A genealogy of media studies is inconceivable without psychoanalysis – from Benjamin to Mulvey and Kittler, it is constitutive for film and media theory. Alongside such Freudian concepts as the uncanny and the unconscious, the Lacanian mirror stage and its register of the real, imaginary, and symbolic have been indispensible for film theory since the mid-1970s, as well as for media theory in the 1980s and 90s. The uncanny of the machine, medial specters, the cinematographic as psychic apparatus, the gender of the (filmic) gaze, (cultural) techniques as subjectivation, the optical, aesthetic and, more recently, the technological unconscious, non-knowledge of media – all of these concepts are constitutive for media studies. Moreover, psychoanalysis itself has developed models for the mediality of the psychic – for example, by Winnicott (intermediary area, transitional objects), Laplanche / Pontalis (primary fantasy, scene, seduction) or Abraham / Torok (cryptonymy, phantom) – whose possible consequences for media studies have not yet been fully explored. And yet the explicit reference to psychoanalysis has declined significantly in media studies in recent years. Precisely the problematization of a subjective interior in opposition to an external, objective world seemed to push the psychoanalytic model into the background.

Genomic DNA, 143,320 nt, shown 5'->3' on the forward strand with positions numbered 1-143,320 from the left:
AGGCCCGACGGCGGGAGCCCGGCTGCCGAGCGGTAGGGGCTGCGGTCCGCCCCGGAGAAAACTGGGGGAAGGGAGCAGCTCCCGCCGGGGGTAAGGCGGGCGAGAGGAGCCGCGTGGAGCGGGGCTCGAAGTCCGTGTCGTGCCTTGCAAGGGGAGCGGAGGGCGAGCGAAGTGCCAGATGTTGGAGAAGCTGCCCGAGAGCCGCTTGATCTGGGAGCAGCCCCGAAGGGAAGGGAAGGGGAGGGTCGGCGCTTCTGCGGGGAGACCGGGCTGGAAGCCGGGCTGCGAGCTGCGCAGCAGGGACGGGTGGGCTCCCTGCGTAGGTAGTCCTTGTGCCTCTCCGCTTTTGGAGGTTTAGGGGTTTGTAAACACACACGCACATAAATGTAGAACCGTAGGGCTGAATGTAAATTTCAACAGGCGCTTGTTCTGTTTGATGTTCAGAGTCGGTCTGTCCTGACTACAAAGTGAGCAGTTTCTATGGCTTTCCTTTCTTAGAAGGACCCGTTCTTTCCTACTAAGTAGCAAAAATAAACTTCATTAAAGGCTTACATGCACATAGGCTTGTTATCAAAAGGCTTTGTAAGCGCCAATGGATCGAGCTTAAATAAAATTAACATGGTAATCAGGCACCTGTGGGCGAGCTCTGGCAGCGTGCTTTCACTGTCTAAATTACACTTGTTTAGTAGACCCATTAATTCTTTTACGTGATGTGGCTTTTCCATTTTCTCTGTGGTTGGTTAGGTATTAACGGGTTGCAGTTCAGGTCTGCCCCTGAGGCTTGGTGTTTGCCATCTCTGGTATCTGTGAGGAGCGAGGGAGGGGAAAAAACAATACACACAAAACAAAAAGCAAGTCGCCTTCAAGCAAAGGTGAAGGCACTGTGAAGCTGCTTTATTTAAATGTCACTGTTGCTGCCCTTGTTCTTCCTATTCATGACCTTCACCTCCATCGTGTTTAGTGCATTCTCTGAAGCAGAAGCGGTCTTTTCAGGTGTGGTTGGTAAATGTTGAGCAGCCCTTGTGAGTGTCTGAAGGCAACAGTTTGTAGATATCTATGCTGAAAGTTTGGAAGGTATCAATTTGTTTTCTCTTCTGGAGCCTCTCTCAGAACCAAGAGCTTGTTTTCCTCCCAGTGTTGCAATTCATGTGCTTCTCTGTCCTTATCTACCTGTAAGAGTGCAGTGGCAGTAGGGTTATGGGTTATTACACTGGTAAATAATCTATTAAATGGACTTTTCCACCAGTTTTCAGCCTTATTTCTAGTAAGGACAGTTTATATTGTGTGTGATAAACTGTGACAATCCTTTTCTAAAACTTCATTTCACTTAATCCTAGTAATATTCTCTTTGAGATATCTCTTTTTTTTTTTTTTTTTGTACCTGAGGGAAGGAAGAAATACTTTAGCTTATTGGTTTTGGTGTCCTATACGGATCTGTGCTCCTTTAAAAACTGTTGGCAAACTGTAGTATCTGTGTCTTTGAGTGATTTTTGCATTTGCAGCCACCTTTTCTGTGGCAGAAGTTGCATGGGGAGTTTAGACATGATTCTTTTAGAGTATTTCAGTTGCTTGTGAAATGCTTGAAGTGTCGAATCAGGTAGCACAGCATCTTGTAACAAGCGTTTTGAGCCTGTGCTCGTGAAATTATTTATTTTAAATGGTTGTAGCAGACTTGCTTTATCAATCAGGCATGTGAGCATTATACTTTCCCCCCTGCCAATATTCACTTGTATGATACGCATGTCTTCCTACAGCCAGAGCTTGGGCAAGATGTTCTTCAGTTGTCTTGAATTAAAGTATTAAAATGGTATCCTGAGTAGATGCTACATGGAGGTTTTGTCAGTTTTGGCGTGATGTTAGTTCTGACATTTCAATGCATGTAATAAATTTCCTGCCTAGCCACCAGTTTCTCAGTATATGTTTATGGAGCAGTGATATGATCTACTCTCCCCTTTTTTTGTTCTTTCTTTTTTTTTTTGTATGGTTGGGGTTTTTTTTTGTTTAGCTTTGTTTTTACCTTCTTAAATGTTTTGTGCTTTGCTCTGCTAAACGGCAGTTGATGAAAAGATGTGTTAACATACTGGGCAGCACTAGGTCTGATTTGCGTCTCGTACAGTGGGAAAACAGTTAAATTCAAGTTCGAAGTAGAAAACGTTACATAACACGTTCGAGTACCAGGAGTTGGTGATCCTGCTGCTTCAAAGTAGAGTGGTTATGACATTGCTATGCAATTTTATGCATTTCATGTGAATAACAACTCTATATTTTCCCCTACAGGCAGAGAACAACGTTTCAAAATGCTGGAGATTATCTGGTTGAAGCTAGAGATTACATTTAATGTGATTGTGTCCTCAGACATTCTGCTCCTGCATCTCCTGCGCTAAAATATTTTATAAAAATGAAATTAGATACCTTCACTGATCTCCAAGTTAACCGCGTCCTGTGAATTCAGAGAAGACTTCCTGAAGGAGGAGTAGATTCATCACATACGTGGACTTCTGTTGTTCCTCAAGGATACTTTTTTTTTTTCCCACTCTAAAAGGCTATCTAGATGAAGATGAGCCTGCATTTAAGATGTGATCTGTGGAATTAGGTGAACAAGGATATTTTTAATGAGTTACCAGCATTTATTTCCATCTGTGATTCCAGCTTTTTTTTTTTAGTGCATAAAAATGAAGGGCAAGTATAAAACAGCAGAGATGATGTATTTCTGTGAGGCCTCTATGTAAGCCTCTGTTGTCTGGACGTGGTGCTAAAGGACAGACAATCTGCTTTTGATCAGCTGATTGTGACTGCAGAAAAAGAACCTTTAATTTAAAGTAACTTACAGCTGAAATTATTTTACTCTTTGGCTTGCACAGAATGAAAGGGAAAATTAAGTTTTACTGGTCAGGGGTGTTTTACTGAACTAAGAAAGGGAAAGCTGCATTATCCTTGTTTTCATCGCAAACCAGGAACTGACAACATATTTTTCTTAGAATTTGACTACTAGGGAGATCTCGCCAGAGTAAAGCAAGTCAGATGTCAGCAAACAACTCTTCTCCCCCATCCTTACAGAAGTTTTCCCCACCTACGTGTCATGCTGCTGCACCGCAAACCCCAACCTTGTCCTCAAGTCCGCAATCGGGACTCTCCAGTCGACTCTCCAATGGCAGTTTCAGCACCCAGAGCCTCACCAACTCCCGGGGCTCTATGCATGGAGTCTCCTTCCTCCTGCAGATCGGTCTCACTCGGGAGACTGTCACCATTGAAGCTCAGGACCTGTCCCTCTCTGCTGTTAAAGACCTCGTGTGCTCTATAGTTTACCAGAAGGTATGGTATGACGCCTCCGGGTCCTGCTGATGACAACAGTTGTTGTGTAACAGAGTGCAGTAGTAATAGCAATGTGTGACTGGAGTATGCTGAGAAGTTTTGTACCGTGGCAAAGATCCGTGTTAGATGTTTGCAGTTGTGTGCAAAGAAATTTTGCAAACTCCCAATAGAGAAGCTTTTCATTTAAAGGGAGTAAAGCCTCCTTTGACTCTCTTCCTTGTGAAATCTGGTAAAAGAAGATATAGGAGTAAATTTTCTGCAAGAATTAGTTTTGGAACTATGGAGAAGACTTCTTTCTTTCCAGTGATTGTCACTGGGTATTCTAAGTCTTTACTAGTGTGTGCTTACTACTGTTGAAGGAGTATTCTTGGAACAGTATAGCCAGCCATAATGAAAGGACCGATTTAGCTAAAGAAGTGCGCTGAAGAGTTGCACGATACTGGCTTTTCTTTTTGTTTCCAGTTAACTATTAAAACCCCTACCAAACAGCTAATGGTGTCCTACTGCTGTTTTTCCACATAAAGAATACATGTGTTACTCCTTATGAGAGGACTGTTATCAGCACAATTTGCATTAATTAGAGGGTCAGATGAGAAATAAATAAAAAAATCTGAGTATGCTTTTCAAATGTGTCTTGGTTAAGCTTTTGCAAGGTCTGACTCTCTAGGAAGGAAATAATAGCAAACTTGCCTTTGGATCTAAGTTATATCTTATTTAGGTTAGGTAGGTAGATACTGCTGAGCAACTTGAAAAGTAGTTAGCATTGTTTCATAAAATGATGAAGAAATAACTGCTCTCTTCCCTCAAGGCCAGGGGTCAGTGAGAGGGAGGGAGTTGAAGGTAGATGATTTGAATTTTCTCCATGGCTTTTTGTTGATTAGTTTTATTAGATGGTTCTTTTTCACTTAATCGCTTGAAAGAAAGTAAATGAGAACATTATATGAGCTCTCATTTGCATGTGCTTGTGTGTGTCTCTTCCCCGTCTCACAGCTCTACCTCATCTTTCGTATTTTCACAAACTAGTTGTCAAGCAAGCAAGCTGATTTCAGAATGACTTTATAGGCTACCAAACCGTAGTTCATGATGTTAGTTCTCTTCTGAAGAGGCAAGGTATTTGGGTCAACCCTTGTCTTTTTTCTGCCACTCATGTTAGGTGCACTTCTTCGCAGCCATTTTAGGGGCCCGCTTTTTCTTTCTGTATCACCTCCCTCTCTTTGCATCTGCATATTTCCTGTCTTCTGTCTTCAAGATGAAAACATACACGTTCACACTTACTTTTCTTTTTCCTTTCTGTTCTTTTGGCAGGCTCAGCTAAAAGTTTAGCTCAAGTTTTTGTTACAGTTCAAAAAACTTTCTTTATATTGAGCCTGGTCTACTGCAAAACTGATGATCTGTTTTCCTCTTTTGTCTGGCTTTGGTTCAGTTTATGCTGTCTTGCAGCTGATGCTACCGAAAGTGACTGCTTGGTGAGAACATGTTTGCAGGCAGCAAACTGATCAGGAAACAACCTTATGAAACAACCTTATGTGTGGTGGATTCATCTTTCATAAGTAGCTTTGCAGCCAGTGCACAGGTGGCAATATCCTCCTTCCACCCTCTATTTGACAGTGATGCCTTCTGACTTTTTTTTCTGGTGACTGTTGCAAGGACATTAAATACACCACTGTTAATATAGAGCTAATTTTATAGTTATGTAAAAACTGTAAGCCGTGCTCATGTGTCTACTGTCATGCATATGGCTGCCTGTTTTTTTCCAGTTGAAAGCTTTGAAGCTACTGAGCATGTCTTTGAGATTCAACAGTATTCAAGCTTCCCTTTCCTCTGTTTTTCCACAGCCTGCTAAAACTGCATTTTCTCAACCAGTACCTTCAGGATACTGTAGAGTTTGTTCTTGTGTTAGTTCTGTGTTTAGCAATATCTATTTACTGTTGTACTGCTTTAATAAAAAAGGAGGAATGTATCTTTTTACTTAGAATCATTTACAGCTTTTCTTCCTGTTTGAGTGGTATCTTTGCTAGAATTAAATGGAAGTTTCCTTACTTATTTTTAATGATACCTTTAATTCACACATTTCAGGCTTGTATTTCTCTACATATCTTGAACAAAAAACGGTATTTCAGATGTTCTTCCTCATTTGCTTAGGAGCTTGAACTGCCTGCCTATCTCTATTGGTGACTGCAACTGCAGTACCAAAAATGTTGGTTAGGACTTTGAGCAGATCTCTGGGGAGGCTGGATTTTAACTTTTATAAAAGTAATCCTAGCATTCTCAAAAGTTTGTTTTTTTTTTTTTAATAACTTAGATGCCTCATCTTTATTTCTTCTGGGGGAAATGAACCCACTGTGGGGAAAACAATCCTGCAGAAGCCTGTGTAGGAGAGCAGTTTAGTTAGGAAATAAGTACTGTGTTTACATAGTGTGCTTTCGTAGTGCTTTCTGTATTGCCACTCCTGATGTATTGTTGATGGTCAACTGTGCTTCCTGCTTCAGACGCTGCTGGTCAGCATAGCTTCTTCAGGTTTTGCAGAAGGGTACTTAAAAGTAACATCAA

In this vein, Bruno Latour has recently described psychology as the complement of epistemology and criticized both for seeking to control the border between interior and exterior, mind and world, a world of spirits and hauntings on the one hand, and a world of objective facts on the other: “While the one exaggerated the exterior world, the other unduly emphasized the interior world.” (Latour, Existenzweisen, Berlin 2014, 269). Latour suggests instead that we refer to psychogenic networks which produce the psychic as interior worlds in the first place: psychosocial infrastructures, psycho-pharmaceuticals, the advice pages of magazines as well as novels, televisions series, and horror films, therapies and self-help groups.